Two-Part Epoxy?

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The double sided tape used in automotive applications to stick in windows on the likes of Toyota FJ75 Troop Carriers. Its a "mastic" type glue and has amzing sticking power - Selleys sell some similar stuff in those tubes but not as strong as the tape but would probably do the job that you want.
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Roger & Lorraine Martin wrote:

Yes, or double sticky carpet tape. Laquer thinner (I think) will remove the glue residue.
--

FF


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A lot of people on the list have addressed the various adhesives but that isn't where your problem is. Rather the problem is that as you pull the dent, the edges delaminate becauuse they are up to whree they belong and thus stop moving. This allows air in and thus the problem. You need to have a flexible puller so that it will flex with the metal. I'd probalby use some rubber to attach to the metal with a good adhesive like weatherseal adhesive (high tack and strength) and then a relatively thin metal puller plate over that. IN addition, you may also want to increase the pressure on the metal from the backside with another rubber coated surface
-- Why do penguins walk so far to get to their nesting grounds?
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Bob May wrote:

Maybe all the fights are booked?
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FF


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On Wed, 17 Aug 2005 12:32:02 -0700, fredfighter wrote:

nope. sharp beaks banned by TSA.
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"Keep your ass behind you"
vladimir a t mad scientist com
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I know of a great solvent for 2 part epoxy, but it also removes paint as far as I know. If you want to try, it is Jasco Paint and Epoxy remover. I think it is a mix of acetone, tolulene, and xylene or something like that.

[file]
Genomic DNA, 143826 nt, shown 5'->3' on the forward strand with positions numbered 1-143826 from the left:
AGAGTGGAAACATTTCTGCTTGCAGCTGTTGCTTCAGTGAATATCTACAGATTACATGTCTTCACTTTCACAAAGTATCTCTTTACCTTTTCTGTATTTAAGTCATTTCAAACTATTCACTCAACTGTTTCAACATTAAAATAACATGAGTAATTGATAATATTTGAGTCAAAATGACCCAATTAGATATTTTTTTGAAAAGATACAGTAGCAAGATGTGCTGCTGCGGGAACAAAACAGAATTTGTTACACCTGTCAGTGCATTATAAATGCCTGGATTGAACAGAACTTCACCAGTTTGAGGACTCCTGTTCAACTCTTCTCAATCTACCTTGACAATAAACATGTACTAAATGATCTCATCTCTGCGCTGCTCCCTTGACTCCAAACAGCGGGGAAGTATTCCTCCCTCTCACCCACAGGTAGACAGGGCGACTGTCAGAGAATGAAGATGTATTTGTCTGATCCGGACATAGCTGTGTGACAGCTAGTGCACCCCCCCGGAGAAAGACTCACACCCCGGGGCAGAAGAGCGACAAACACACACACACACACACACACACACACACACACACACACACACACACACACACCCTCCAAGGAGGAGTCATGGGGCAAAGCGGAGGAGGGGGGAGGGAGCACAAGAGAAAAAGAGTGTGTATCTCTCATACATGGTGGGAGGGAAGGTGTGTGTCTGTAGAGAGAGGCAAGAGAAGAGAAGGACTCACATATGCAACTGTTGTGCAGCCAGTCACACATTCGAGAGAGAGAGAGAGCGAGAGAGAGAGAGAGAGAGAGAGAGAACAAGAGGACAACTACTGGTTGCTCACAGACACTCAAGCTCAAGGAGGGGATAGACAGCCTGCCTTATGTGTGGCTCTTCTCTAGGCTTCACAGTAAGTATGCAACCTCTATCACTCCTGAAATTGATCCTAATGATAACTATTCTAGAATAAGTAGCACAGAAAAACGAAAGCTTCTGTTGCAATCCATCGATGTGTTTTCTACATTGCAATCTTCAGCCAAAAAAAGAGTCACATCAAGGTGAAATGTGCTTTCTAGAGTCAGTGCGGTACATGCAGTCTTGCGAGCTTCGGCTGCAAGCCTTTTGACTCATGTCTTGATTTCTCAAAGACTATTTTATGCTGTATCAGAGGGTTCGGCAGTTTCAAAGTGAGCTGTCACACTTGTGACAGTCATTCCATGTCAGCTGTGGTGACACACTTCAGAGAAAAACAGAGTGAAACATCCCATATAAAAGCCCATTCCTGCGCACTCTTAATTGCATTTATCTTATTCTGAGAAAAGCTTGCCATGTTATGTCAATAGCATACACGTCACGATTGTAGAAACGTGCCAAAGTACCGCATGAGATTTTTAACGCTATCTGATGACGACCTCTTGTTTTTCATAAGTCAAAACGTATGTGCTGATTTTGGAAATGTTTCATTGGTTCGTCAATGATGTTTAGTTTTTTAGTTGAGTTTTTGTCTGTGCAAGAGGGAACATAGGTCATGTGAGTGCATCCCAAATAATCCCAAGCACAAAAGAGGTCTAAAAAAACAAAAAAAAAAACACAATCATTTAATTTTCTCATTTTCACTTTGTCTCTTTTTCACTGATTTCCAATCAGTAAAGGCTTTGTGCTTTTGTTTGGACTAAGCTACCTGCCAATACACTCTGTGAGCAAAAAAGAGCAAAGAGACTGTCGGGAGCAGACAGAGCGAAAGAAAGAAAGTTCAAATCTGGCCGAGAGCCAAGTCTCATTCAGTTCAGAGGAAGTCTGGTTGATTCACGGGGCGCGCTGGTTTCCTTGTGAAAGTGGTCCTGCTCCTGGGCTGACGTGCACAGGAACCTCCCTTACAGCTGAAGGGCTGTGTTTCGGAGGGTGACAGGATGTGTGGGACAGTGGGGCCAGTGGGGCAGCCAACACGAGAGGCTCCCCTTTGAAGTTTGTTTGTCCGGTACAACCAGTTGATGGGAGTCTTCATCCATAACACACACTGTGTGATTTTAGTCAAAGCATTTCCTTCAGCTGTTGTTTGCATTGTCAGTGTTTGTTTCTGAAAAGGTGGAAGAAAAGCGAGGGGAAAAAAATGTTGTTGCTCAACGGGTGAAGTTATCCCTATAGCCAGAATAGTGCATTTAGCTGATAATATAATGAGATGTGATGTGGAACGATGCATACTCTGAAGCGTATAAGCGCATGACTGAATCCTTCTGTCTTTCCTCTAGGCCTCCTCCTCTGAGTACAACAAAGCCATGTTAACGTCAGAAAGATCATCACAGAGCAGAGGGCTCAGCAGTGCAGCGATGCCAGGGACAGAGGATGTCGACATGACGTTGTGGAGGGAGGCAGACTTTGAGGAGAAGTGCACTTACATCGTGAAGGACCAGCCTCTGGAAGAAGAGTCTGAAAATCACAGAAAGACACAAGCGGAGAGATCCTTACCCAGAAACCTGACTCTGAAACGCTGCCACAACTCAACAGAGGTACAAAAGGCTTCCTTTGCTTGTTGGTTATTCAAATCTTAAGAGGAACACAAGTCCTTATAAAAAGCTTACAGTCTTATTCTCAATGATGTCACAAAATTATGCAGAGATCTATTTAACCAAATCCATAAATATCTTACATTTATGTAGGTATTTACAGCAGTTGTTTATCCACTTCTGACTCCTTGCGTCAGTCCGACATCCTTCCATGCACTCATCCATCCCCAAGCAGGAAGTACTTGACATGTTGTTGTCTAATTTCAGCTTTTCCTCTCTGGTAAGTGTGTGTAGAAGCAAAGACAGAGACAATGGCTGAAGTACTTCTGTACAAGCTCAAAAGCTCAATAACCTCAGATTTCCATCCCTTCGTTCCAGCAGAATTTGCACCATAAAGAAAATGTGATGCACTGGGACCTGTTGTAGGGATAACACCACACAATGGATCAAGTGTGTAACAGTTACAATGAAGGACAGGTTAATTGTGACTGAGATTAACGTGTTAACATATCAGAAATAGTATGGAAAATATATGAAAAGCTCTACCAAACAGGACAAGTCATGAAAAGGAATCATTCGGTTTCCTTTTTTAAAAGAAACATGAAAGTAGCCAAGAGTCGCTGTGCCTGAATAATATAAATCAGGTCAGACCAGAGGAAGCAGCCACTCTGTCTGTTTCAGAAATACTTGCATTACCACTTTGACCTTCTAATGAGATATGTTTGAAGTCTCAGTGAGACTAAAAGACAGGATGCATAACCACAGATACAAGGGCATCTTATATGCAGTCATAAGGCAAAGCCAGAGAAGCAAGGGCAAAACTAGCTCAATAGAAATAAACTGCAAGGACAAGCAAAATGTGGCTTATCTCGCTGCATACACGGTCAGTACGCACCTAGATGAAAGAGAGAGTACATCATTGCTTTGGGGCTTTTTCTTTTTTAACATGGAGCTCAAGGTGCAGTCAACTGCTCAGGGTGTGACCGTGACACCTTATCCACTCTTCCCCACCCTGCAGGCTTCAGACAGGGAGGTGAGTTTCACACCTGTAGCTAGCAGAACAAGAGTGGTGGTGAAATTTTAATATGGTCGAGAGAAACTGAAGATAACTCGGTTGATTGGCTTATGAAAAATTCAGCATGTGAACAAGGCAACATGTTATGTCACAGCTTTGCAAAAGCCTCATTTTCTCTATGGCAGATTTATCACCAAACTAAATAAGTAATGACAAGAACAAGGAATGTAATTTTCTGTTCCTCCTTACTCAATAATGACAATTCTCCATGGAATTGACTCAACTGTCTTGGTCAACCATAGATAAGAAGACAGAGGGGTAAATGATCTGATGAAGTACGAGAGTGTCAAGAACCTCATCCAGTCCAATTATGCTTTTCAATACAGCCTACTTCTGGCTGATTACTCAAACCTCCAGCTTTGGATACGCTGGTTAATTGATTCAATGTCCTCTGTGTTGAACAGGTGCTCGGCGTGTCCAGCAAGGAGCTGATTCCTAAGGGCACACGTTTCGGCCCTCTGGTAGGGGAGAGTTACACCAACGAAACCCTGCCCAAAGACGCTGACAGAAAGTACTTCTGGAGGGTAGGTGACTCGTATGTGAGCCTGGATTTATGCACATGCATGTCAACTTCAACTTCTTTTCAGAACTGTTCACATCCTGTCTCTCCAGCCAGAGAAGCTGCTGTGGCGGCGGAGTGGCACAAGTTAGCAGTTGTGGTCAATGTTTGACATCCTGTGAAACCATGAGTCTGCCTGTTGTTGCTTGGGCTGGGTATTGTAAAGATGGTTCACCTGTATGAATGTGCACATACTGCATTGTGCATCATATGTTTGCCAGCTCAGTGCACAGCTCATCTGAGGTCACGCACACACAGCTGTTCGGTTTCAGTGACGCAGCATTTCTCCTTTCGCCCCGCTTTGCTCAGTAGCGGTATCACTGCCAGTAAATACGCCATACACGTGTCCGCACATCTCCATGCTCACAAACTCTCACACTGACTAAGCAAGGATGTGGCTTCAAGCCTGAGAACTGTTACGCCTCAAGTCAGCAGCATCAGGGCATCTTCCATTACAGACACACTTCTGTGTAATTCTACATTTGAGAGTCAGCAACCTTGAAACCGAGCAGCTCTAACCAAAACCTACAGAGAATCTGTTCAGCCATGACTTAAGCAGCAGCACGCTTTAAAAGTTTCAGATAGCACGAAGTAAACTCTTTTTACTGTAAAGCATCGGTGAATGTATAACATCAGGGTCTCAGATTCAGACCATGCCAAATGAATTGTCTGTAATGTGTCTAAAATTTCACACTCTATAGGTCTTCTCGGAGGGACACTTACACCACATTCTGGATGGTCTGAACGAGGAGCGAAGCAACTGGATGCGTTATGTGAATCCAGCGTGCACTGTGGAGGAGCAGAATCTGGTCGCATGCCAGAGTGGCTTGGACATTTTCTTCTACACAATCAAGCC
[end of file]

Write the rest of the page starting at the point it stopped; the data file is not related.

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| Anyone have any experience using two-part epoxy on painted metal? I need to | "pull" some painted metal similar to automotive sheet metal into position | and hot glue simply doesn't stick well enough.

Got a new one for you. Get a really good masking or other strong and paper like tape, like the 3M stuff and carefully spread it about the area you need to work. Rub it in good so that the tape adheres perfectly everywhere. Apply some adhesive that is flexible enough to accommodate the expected flexing to the tape and your pulling tool. The trick here is that the strength of the tape in the vertical direction (not tensile or shear, as tape is measured, but in a direction perpendicular to the surface) is phenomenal, but and most adhesive sticks to the tape really well, therefore the tape provides the stiction you can't get from the adhesive directly to the surface, not to mention that you can use a wider variety of adhesives.
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Should work, except it won't make semi-gloss. Satin is already half way between semigloss and matte. mixing matte and glossy would make semigloss. So it should be fine, just a bit shinier than semigloss. Maybe counteract by adding more satin than glossy. Experiment.
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oops, wrong thread.
Don't know how my computer pulled that one on me.
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:)
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Regards,
Joe Agro, Jr.
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